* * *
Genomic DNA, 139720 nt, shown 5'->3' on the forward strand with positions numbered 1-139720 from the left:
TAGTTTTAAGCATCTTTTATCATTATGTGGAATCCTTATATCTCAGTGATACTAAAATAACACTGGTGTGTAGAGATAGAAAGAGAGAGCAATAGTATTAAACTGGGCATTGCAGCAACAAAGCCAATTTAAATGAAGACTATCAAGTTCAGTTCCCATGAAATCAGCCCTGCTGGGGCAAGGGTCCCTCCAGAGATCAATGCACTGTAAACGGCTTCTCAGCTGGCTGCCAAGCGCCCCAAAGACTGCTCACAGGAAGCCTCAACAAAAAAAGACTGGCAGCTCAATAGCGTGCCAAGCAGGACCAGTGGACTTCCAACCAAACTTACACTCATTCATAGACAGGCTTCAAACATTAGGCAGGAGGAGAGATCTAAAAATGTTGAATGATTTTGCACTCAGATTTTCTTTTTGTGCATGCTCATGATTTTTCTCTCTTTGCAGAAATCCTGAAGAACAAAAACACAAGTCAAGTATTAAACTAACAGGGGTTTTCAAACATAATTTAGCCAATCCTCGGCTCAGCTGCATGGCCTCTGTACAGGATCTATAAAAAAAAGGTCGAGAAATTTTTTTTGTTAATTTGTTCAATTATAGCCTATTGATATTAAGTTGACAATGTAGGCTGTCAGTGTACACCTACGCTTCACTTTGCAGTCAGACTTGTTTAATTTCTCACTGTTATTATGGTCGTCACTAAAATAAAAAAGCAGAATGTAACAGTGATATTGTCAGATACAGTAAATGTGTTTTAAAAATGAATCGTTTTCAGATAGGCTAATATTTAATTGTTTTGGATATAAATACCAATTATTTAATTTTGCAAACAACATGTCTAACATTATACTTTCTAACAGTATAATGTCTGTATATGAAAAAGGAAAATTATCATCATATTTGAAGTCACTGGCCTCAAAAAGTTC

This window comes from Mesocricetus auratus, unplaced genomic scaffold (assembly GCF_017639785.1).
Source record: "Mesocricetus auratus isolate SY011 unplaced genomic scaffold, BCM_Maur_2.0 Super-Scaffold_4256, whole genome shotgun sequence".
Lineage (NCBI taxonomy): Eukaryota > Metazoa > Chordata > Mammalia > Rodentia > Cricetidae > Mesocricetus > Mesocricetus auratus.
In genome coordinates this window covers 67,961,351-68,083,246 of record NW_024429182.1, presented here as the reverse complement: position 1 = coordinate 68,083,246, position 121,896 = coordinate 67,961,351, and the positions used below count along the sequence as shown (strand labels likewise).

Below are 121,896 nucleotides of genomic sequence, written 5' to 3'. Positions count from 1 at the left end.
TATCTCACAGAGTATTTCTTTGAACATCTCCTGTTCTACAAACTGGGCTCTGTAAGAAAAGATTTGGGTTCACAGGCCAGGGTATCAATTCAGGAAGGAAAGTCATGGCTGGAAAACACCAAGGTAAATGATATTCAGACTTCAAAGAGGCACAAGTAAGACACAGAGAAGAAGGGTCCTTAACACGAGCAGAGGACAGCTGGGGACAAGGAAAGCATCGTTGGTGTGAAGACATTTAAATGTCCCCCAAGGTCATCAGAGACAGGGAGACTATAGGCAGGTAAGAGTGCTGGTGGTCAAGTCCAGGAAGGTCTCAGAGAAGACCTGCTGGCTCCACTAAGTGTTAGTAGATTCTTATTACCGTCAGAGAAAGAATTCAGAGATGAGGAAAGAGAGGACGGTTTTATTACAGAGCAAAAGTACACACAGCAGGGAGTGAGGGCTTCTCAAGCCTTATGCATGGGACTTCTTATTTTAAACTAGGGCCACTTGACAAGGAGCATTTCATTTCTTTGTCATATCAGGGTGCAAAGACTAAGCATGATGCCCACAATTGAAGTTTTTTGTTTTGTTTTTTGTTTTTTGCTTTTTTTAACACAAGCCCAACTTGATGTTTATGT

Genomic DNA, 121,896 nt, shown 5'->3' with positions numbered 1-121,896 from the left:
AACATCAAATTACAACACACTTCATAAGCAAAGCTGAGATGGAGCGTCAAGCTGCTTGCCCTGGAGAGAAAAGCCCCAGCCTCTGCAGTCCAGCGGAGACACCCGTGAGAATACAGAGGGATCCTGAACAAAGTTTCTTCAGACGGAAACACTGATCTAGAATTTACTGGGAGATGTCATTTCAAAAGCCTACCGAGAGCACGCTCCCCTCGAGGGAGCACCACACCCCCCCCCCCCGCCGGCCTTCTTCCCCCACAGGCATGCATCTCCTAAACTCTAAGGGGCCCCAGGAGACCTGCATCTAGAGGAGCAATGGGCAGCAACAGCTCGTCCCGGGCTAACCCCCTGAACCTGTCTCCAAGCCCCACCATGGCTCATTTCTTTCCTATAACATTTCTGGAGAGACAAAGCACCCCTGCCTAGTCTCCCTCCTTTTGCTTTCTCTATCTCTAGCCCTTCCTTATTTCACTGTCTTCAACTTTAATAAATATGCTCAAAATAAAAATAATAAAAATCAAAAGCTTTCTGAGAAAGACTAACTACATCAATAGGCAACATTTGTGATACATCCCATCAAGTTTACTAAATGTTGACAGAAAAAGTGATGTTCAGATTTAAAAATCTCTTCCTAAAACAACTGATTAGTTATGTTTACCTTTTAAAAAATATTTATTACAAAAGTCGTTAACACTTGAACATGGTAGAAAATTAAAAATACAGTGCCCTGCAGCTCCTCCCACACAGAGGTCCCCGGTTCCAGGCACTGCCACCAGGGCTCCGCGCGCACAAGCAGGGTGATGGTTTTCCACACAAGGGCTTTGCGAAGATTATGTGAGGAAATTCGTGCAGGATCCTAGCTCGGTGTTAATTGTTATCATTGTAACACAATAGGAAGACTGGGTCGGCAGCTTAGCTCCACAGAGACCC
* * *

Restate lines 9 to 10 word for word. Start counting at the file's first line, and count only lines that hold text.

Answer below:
Genomic DNA, 121,896 nt, shown 5'->3' with positions numbered 1-121,896 from the left:
AACATCAAATTACAACACACTTCATAAGCAAAGCTGAGATGGAGCGTCAAGCTGCTTGCCCTGGAGAGAAAAGCCCCAGCCTCTGCAGTCCAGCGGAGACACCCGTGAGAATACAGAGGGATCCTGAACAAAGTTTCTTCAGACGGAAACACTGATCTAGAATTTACTGGGAGATGTCATTTCAAAAGCCTACCGAGAGCACGCTCCCCTCGAGGGAGCACCACACCCCCCCCCCCCGCCGGCCTTCTTCCCCCACAGGCATGCATCTCCTAAACTCTAAGGGGCCCCAGGAGACCTGCATCTAGAGGAGCAATGGGCAGCAACAGCTCGTCCCGGGCTAACCCCCTGAACCTGTCTCCAAGCCCCACCATGGCTCATTTCTTTCCTATAACATTTCTGGAGAGACAAAGCACCCCTGCCTAGTCTCCCTCCTTTTGCTTTCTCTATCTCTAGCCCTTCCTTATTTCACTGTCTTCAACTTTAATAAATATGCTCAAAATAAAAATAATAAAAATCAAAAGCTTTCTGAGAAAGACTAACTACATCAATAGGCAACATTTGTGATACATCCCATCAAGTTTACTAAATGTTGACAGAAAAAGTGATGTTCAGATTTAAAAATCTCTTCCTAAAACAACTGATTAGTTATGTTTACCTTTTAAAAAATATTTATTACAAAAGTCGTTAACACTTGAACATGGTAGAAAATTAAAAATACAGTGCCCTGCAGCTCCTCCCACACAGAGGTCCCCGGTTCCAGGCACTGCCACCAGGGCTCCGCGCGCACAAGCAGGGTGATGGTTTTCCACACAAGGGCTTTGCGAAGATTATGTGAGGAAATTCGTGCAGGATCCTAGCTCGGTGTTAATTGTTATCATTGTAACACAATAGGAAGACTGGGTCGGCAGCTTAGCTCCACAGAGACCC